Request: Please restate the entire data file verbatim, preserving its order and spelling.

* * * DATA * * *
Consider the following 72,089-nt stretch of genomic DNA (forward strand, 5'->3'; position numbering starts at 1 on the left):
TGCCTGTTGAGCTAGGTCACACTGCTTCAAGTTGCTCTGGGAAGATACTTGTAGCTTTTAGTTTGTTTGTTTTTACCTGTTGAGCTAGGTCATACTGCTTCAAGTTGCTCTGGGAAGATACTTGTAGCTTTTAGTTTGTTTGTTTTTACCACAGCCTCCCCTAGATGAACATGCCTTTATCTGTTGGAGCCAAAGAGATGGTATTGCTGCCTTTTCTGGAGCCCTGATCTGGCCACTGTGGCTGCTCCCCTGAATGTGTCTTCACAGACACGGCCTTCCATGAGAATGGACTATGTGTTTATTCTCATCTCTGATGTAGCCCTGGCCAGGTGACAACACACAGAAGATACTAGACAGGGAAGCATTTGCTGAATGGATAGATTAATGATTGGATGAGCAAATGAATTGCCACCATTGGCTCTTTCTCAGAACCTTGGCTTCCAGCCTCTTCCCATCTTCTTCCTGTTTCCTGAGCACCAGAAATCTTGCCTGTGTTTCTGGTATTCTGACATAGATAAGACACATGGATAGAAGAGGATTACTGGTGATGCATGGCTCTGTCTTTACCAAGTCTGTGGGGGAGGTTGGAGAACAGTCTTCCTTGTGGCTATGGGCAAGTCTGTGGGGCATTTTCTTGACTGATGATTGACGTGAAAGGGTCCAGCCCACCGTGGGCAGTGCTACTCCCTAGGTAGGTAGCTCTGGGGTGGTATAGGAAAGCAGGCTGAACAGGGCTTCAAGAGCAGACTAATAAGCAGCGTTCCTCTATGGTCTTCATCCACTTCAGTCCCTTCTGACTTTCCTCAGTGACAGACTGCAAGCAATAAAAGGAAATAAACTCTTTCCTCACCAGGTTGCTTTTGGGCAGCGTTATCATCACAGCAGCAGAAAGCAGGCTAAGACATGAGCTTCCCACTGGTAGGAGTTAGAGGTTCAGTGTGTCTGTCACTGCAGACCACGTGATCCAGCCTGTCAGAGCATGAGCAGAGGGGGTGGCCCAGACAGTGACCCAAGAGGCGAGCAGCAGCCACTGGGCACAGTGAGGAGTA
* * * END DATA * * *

Consider the following 72,089-nt stretch of genomic DNA (forward strand, 5'->3'; position numbering starts at 1 on the left):
TGCCTGTTGAGCTAGGTCACACTGCTTCAAGTTGCTCTGGGAAGATACTTGTAGCTTTTAGTTTGTTTGTTTTTACCTGTTGAGCTAGGTCATACTGCTTCAAGTTGCTCTGGGAAGATACTTGTAGCTTTTAGTTTGTTTGTTTTTACCACAGCCTCCCCTAGATGAACATGCCTTTATCTGTTGGAGCCAAAGAGATGGTATTGCTGCCTTTTCTGGAGCCCTGATCTGGCCACTGTGGCTGCTCCCCTGAATGTGTCTTCACAGACACGGCCTTCCATGAGAATGGACTATGTGTTTATTCTCATCTCTGATGTAGCCCTGGCCAGGTGACAACACACAGAAGATACTAGACAGGGAAGCATTTGCTGAATGGATAGATTAATGATTGGATGAGCAAATGAATTGCCACCATTGGCTCTTTCTCAGAACCTTGGCTTCCAGCCTCTTCCCATCTTCTTCCTGTTTCCTGAGCACCAGAAATCTTGCCTGTGTTTCTGGTATTCTGACATAGATAAGACACATGGATAGAAGAGGATTACTGGTGATGCATGGCTCTGTCTTTACCAAGTCTGTGGGGGAGGTTGGAGAACAGTCTTCCTTGTGGCTATGGGCAAGTCTGTGGGGCATTTTCTTGACTGATGATTGACGTGAAAGGGTCCAGCCCACCGTGGGCAGTGCTACTCCCTAGGTAGGTAGCTCTGGGGTGGTATAGGAAAGCAGGCTGAACAGGGCTTCAAGAGCAGACTAATAAGCAGCGTTCCTCTATGGTCTTCATCCACTTCAGTCCCTTCTGACTTTCCTCAGTGACAGACTGCAAGCAATAAAAGGAAATAAACTCTTTCCTCACCAGGTTGCTTTTGGGCAGCGTTATCATCACAGCAGCAGAAAGCAGGCTAAGACATGAGCTTCCCACTGGTAGGAGTTAGAGGTTCAGTGTGTCTGTCACTGCAGACCACGTGATCCAGCCTGTCAGAGCATGAGCAGAGGGGGTGGCCCAGACAGTGACCCAAGAGGCGAGCAGCAGCCACTGGGCACAGTGAGGAGTA